Zynga Told Its Employees to Give Back Their Stock or Get Fired
When that former employee called Zynga evil, maybe said employee wasn’t so far off with the claim. When Zynga began preparing for its IPO, it felt it gave away too much stock to certain employees, and asked various employees to return some unvested stock or face termination.
CEO Mark Pincus, along with some of his executives, decided which employees would be targeted by the demand of stock return by determining which ones would not deserve the potential windfall if the company went public, similar to the Google chef scenario, which refers to a chef at Google who obtained $20 million worth of stock after the company went public.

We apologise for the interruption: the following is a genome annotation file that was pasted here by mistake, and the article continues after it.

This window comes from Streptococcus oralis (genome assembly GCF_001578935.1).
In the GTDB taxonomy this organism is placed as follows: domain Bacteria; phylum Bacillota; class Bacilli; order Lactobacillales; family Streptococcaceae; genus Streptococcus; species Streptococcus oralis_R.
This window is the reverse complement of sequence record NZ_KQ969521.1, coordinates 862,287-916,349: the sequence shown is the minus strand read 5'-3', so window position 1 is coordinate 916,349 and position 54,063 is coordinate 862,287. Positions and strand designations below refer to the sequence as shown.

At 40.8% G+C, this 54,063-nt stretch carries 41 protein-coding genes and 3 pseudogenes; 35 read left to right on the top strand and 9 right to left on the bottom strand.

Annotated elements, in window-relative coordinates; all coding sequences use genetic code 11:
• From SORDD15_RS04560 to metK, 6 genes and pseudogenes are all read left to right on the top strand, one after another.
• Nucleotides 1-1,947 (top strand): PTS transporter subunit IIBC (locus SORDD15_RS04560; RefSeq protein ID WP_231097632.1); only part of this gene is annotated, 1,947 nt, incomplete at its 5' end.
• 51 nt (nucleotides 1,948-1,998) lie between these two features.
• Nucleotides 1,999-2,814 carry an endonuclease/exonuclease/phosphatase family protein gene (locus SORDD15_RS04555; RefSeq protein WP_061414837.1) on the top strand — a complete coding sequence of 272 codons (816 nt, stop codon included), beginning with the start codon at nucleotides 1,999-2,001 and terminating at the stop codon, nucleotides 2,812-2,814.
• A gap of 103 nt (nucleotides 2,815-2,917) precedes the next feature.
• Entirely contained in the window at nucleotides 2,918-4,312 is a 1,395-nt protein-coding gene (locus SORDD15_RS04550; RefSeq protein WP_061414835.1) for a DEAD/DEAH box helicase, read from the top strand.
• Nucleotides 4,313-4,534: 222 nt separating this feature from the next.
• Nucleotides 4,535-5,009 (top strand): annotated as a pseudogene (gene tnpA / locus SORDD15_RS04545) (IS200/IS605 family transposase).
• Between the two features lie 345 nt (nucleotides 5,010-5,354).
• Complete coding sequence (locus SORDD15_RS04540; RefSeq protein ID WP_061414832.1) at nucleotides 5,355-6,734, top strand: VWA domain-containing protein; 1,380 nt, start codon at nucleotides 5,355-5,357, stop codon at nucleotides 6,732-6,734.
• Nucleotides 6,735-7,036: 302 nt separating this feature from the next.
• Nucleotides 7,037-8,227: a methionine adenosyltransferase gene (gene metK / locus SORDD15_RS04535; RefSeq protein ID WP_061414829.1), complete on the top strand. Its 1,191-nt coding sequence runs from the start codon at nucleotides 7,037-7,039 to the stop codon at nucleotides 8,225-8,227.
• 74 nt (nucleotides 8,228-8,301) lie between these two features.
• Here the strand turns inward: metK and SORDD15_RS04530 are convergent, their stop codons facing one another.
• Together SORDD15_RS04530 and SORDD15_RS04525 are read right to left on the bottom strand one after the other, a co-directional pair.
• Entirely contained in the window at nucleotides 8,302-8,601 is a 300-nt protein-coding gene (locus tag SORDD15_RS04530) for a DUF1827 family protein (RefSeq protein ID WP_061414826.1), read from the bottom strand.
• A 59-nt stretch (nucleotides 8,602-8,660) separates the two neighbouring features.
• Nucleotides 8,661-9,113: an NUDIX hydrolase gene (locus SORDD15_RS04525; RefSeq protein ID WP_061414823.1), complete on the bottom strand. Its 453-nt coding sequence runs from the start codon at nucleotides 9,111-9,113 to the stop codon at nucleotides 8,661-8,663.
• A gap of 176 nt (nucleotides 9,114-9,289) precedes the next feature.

After Pincus and co. picked out which employees they felt deserved to return some stock and gave the news, The Wall Street Journal reports that at least one current employee and one former employee weren’t particularly thrilled and hired attorney that helped them reach a settlement which had them give up some stock, but not the full amount.
Zynga officials felt that though their demanding of stock might be met with criticism, they feel the having the unvested shares could attract more talent to the company using the promise of stock, which is somewhat amusing, because they set the precedent for taking it back from employees.